“Ideally, as with operational SBDC’s in the United States, our local university will house the development centers and serve as the main avenue for marketing research. This way students will play a role, thereby giving real world practice, applying real world businesses on how to maximize functionality, and cater to market brand.
“This is a very significant program that is near and dear to my heart. As I have said to the organizing committee of this particular program. What I am looking for is for UB, to serve as a real resource, for the business community, in our islands; not in the traditional sense of just providing professional services or advice, but to doing research into costs.”
Exploring natural resources throughout the country and determining, based upon sound, scientific data, and academic research that is done in other parts of the world with similar atmospheres and similar resources, and the possibilities for developments within the country are also avenues, said the DPM, who is hopeful that UB will also delve into.
“Determining what can be manufactured from the natural resources that we have, so at the end of the day, we create an indigenous product that is not only used locally, but that can also be exported. The truth of the matter is, until we can export goods (although we are doing some, in services, but we need to do more), it is very difficult to build real wealth in the economy.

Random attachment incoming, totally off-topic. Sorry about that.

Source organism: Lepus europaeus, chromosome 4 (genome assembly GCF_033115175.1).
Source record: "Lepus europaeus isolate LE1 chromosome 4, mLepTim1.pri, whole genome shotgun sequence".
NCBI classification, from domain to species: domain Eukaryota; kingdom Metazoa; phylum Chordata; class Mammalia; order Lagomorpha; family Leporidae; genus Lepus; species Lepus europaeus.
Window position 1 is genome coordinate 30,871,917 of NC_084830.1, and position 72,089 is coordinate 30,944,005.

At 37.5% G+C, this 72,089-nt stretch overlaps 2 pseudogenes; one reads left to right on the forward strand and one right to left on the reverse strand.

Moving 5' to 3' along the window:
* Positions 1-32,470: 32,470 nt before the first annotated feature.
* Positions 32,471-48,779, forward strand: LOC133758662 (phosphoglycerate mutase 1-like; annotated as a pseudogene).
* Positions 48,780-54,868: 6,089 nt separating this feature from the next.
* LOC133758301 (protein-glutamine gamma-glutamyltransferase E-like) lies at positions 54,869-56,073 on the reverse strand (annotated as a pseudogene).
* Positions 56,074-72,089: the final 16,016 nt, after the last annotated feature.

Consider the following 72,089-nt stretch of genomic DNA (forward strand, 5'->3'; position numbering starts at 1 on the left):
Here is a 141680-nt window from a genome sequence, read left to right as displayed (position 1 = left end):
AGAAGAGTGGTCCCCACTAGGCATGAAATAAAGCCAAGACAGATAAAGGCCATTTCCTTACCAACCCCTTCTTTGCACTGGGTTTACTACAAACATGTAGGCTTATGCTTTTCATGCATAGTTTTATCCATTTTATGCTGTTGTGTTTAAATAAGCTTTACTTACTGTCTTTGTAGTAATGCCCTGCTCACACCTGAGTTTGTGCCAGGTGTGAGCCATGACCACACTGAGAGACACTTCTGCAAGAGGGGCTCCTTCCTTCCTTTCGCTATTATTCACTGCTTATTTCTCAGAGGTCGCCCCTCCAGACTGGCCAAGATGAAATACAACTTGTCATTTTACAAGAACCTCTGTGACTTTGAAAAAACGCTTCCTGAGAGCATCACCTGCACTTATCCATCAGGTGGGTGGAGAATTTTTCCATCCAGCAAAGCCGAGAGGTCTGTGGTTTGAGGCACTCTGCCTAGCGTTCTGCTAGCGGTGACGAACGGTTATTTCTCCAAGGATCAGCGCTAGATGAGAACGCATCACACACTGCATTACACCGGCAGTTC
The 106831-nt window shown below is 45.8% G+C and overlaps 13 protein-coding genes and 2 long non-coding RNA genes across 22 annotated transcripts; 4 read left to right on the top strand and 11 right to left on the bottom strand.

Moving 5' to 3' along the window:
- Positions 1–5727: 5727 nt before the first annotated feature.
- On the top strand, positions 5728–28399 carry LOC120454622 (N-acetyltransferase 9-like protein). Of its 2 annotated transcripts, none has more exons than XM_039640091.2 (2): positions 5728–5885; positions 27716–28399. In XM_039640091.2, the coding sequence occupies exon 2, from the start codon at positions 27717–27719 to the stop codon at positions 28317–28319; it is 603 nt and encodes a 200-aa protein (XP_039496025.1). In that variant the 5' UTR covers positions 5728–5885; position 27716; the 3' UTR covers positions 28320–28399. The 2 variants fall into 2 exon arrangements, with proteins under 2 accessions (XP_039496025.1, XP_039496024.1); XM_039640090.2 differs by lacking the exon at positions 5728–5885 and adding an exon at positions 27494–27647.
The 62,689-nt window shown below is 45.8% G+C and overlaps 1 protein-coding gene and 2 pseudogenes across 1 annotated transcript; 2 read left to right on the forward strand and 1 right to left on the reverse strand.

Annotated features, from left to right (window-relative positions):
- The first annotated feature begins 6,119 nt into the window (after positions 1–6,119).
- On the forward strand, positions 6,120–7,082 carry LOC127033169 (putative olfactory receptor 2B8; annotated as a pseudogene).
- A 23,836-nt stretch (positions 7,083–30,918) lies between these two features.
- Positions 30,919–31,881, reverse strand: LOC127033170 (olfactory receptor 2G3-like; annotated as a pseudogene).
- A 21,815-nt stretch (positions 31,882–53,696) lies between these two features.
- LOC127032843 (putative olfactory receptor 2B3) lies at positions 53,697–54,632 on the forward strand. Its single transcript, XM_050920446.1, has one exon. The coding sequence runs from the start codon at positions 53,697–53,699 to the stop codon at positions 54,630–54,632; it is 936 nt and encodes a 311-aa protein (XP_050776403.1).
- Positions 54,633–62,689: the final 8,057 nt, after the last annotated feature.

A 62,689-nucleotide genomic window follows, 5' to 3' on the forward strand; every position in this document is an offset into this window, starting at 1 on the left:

“We need that external dollar to add to our dollar. We need to create wealth for ourselves by looking around us and seeing what is available, as a natural resource, as a natural product and determine how we can transform that into either raw materials, first stage, second stage or final product. I believe that we can do that, because there are a number of natural resources and minerals that we have that we do not do anything with locally, but that we export.
“The idea is to get UB to help us work out a model and to work out the various aspects of the businesses so at the end of the day, we can hand off the business to some enterprising young Bahamian, who is interested in manufacturing or taking the products into the end stage.”